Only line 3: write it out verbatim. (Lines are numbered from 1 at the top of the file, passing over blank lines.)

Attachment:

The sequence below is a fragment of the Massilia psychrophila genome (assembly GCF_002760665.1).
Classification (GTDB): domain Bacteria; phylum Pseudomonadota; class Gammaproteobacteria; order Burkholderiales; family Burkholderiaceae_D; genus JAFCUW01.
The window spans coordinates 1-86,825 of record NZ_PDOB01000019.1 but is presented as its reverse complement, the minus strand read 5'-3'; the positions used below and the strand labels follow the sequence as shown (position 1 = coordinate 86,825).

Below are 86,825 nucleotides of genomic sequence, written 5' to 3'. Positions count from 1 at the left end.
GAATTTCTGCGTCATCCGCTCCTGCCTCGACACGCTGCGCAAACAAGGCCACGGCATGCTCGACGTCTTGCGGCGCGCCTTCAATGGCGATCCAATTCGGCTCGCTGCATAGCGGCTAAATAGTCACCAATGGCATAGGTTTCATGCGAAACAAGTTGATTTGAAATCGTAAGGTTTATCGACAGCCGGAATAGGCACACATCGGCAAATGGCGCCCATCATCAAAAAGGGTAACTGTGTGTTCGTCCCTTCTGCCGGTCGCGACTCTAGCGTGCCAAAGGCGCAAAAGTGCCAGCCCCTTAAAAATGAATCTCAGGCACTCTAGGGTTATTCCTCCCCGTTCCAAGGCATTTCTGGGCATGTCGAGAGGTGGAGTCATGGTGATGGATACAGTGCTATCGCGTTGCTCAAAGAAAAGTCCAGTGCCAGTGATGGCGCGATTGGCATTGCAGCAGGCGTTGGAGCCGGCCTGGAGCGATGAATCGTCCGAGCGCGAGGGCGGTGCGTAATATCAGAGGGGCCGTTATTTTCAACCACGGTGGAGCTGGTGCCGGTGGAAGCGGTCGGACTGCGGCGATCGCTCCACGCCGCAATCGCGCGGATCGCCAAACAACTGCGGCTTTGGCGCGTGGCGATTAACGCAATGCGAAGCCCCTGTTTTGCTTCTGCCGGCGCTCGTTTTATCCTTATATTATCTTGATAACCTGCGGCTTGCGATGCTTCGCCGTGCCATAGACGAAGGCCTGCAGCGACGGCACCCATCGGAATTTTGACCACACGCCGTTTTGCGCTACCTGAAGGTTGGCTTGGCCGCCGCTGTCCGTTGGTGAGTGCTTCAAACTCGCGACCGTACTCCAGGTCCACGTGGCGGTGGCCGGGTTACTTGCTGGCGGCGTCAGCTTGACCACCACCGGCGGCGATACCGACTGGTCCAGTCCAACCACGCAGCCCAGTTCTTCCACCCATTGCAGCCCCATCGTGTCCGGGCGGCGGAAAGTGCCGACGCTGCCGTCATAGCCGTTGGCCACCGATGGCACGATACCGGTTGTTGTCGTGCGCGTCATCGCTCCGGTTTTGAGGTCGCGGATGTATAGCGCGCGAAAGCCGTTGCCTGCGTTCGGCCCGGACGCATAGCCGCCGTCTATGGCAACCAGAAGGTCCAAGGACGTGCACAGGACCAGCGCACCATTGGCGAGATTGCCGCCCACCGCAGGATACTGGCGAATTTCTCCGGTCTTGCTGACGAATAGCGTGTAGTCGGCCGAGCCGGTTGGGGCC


The window spans coordinates 1-86,825 of record NZ_PDOB01000019.1 but is presented as its reverse complement, the minus strand read 5'-3'; the positions used below and the strand labels follow the sequence as shown (position 1 = coordinate 86,825).